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While the scares in Layers of Fear are delicate, this is the antithesis to that: loud, grating, and with about as much finesse as a bull in a china shop. Not only that, but much of the “horror” feels nonsensical: there are a collection of grotesque and disturbing images and scenes that feel like they're in the game simply because of their horrific nature.

This poor implementation of horror would have been fine if it did a good job in other areas. Hell, many horror games aren’t particularly scary while still being great – SOMA is a good example of this – but even the narrative elements aren’t enough to pull everything together. Rutger Hauer’s performance is exceptional, but it's surrounded by some shoddy voice work and a disnonsensical plot. The investigation of crime scenes is interesting, particularly mind jacking – where you uplink into the victims’ neural networks – but like many elements of the title, they go on for far longer than they should.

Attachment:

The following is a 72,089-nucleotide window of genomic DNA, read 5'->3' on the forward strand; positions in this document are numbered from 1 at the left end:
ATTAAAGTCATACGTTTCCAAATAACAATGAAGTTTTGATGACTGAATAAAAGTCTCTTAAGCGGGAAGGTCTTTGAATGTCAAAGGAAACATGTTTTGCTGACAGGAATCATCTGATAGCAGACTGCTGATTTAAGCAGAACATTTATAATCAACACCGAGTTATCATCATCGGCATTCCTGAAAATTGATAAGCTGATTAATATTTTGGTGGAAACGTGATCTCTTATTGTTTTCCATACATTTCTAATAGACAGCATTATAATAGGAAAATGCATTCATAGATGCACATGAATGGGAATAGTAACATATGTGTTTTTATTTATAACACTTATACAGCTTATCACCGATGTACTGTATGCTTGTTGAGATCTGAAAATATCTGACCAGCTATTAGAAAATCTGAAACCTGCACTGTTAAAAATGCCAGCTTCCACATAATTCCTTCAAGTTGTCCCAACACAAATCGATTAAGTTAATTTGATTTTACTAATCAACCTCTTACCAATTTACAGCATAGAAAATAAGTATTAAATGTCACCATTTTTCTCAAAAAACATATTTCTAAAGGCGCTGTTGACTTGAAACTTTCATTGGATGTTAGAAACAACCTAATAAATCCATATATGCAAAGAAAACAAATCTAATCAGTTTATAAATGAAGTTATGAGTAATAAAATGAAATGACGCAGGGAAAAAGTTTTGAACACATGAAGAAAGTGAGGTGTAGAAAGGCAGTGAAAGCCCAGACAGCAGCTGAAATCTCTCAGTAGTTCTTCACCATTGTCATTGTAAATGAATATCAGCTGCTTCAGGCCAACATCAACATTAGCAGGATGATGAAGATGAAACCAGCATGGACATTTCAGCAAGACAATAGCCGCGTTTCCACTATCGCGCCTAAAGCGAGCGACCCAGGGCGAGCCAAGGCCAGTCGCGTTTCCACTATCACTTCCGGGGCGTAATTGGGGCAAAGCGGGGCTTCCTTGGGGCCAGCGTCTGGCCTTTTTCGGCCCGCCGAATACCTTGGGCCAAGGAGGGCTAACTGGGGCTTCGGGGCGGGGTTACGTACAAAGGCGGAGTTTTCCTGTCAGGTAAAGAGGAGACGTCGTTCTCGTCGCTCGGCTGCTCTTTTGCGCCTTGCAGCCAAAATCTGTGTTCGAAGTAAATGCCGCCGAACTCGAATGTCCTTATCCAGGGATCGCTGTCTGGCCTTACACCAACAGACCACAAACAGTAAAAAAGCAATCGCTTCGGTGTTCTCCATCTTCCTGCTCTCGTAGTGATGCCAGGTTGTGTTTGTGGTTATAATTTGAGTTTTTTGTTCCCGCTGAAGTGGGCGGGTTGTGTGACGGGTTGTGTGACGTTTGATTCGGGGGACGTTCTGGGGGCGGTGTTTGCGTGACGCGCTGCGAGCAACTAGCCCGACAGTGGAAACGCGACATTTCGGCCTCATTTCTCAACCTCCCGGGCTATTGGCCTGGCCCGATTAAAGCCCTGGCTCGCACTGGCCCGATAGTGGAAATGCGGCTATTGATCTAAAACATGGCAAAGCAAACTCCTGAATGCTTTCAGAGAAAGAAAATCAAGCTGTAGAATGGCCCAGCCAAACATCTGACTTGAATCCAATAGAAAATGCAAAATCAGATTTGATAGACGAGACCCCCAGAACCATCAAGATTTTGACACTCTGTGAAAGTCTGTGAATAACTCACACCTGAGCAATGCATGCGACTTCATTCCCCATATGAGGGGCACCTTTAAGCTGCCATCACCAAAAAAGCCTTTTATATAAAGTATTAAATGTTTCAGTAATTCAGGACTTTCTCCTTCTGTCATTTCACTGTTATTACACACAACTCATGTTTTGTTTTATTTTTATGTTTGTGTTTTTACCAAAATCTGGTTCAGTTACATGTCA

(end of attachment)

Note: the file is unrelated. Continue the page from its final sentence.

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For a game that only lasts about five hours, the title feels shockingly padded. If all of the superfluous stuff were to be eliminated, it might have been about two hours long – and it would’ve been much better for it, especially if that meant removing much of the narrative clutter. So many of the things that we did or heard were hard to care about because much of it dealt with characters we had no attachment to. The game should’ve focused far more on Daniel searching for his son than it did, rather than adding in a bunch of supporting characters we didn’t care about in the build up to the game's literal deus ex machina ending.